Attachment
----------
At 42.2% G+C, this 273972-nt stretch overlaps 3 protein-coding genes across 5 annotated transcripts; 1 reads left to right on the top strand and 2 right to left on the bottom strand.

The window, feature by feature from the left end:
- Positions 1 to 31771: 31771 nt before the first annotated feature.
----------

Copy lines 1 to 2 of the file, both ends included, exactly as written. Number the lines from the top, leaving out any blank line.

At 42.2% G+C, this 273972-nt stretch overlaps 3 protein-coding genes across 5 annotated transcripts; 1 reads left to right on the top strand and 2 right to left on the bottom strand.

The window, feature by feature from the left end: